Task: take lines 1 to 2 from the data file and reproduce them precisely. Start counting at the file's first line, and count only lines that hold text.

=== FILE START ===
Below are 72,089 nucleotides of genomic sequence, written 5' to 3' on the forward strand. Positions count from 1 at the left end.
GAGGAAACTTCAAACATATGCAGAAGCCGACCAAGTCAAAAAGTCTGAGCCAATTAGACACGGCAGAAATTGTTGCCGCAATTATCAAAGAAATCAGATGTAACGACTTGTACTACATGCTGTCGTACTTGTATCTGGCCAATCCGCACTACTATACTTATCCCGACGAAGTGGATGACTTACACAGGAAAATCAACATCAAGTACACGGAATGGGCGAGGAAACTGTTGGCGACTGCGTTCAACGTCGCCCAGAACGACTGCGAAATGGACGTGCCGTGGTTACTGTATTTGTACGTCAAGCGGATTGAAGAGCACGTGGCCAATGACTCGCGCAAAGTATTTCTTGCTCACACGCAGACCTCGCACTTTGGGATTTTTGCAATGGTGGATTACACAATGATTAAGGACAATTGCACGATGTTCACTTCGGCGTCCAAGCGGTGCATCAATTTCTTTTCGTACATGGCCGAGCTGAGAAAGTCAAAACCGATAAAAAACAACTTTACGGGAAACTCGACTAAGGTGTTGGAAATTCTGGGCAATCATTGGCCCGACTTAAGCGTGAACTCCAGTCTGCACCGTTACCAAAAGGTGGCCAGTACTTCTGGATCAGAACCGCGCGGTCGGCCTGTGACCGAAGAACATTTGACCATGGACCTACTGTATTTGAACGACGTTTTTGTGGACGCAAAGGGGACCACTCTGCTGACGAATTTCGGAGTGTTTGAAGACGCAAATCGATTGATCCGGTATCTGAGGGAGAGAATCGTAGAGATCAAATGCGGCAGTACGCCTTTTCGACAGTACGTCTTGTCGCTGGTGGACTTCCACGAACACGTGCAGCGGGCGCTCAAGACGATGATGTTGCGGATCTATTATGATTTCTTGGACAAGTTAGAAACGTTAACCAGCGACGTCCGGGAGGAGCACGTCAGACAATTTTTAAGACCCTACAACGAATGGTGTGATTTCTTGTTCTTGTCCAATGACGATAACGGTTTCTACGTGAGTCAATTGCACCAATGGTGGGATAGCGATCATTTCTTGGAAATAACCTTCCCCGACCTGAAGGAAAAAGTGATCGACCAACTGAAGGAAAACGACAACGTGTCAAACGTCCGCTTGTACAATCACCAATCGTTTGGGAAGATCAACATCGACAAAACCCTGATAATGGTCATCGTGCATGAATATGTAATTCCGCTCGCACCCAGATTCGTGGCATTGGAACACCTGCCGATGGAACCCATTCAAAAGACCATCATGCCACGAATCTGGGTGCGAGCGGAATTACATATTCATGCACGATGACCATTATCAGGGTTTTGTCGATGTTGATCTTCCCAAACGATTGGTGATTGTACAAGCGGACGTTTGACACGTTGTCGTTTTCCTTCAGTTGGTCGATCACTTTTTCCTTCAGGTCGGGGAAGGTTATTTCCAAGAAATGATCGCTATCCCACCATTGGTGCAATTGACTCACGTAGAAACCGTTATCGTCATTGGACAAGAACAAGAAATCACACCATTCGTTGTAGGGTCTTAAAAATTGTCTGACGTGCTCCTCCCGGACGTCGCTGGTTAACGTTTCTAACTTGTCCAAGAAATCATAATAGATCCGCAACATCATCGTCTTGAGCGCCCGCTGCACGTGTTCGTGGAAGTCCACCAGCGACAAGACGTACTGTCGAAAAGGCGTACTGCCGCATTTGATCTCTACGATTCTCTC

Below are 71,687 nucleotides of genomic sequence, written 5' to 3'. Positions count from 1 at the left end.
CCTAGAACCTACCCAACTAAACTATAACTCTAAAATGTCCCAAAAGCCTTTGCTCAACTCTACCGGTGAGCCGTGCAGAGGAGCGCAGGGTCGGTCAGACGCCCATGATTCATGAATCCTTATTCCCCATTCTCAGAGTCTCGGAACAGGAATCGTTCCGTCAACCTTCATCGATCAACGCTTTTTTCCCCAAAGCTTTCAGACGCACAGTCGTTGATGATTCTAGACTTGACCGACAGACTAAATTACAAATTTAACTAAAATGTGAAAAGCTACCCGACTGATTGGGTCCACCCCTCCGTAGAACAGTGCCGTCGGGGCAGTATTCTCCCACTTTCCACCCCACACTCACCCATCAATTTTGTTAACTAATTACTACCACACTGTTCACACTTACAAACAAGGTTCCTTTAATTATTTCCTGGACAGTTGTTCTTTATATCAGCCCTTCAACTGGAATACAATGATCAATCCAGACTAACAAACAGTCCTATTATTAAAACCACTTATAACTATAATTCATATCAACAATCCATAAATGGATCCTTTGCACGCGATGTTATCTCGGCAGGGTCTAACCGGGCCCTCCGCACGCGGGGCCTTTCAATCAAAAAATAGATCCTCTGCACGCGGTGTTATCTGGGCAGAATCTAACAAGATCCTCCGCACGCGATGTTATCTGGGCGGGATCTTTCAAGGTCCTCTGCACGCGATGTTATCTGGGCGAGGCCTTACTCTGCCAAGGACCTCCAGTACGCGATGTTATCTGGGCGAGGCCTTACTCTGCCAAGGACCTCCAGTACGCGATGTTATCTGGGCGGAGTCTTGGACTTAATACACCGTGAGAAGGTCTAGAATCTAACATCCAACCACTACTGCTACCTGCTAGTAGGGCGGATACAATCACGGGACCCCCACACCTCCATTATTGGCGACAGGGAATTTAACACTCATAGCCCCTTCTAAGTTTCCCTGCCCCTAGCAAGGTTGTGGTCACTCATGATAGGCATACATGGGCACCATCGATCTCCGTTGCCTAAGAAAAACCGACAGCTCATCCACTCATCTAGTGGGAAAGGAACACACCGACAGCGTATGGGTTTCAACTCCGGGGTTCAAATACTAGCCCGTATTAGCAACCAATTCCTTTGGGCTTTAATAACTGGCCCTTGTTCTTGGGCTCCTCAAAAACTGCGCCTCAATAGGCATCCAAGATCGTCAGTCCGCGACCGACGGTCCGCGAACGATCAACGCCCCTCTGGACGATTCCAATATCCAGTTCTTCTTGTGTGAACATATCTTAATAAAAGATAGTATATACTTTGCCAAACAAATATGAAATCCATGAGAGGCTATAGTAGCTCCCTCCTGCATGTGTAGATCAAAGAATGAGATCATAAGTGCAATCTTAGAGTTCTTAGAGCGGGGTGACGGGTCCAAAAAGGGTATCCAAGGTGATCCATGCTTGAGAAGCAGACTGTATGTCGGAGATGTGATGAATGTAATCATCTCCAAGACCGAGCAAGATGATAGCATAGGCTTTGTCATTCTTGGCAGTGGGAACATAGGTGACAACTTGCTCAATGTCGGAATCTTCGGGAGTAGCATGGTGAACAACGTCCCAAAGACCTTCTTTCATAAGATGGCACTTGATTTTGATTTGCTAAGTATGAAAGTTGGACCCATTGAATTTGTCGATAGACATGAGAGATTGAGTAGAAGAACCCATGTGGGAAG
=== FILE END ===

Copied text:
Below are 72,089 nucleotides of genomic sequence, written 5' to 3' on the forward strand. Positions count from 1 at the left end.
GAGGAAACTTCAAACATATGCAGAAGCCGACCAAGTCAAAAAGTCTGAGCCAATTAGACACGGCAGAAATTGTTGCCGCAATTATCAAAGAAATCAGATGTAACGACTTGTACTACATGCTGTCGTACTTGTATCTGGCCAATCCGCACTACTATACTTATCCCGACGAAGTGGATGACTTACACAGGAAAATCAACATCAAGTACACGGAATGGGCGAGGAAACTGTTGGCGACTGCGTTCAACGTCGCCCAGAACGACTGCGAAATGGACGTGCCGTGGTTACTGTATTTGTACGTCAAGCGGATTGAAGAGCACGTGGCCAATGACTCGCGCAAAGTATTTCTTGCTCACACGCAGACCTCGCACTTTGGGATTTTTGCAATGGTGGATTACACAATGATTAAGGACAATTGCACGATGTTCACTTCGGCGTCCAAGCGGTGCATCAATTTCTTTTCGTACATGGCCGAGCTGAGAAAGTCAAAACCGATAAAAAACAACTTTACGGGAAACTCGACTAAGGTGTTGGAAATTCTGGGCAATCATTGGCCCGACTTAAGCGTGAACTCCAGTCTGCACCGTTACCAAAAGGTGGCCAGTACTTCTGGATCAGAACCGCGCGGTCGGCCTGTGACCGAAGAACATTTGACCATGGACCTACTGTATTTGAACGACGTTTTTGTGGACGCAAAGGGGACCACTCTGCTGACGAATTTCGGAGTGTTTGAAGACGCAAATCGATTGATCCGGTATCTGAGGGAGAGAATCGTAGAGATCAAATGCGGCAGTACGCCTTTTCGACAGTACGTCTTGTCGCTGGTGGACTTCCACGAACACGTGCAGCGGGCGCTCAAGACGATGATGTTGCGGATCTATTATGATTTCTTGGACAAGTTAGAAACGTTAACCAGCGACGTCCGGGAGGAGCACGTCAGACAATTTTTAAGACCCTACAACGAATGGTGTGATTTCTTGTTCTTGTCCAATGACGATAACGGTTTCTACGTGAGTCAATTGCACCAATGGTGGGATAGCGATCATTTCTTGGAAATAACCTTCCCCGACCTGAAGGAAAAAGTGATCGACCAACTGAAGGAAAACGACAACGTGTCAAACGTCCGCTTGTACAATCACCAATCGTTTGGGAAGATCAACATCGACAAAACCCTGATAATGGTCATCGTGCATGAATATGTAATTCCGCTCGCACCCAGATTCGTGGCATTGGAACACCTGCCGATGGAACCCATTCAAAAGACCATCATGCCACGAATCTGGGTGCGAGCGGAATTACATATTCATGCACGATGACCATTATCAGGGTTTTGTCGATGTTGATCTTCCCAAACGATTGGTGATTGTACAAGCGGACGTTTGACACGTTGTCGTTTTCCTTCAGTTGGTCGATCACTTTTTCCTTCAGGTCGGGGAAGGTTATTTCCAAGAAATGATCGCTATCCCACCATTGGTGCAATTGACTCACGTAGAAACCGTTATCGTCATTGGACAAGAACAAGAAATCACACCATTCGTTGTAGGGTCTTAAAAATTGTCTGACGTGCTCCTCCCGGACGTCGCTGGTTAACGTTTCTAACTTGTCCAAGAAATCATAATAGATCCGCAACATCATCGTCTTGAGCGCCCGCTGCACGTGTTCGTGGAAGTCCACCAGCGACAAGACGTACTGTCGAAAAGGCGTACTGCCGCATTTGATCTCTACGATTCTCTC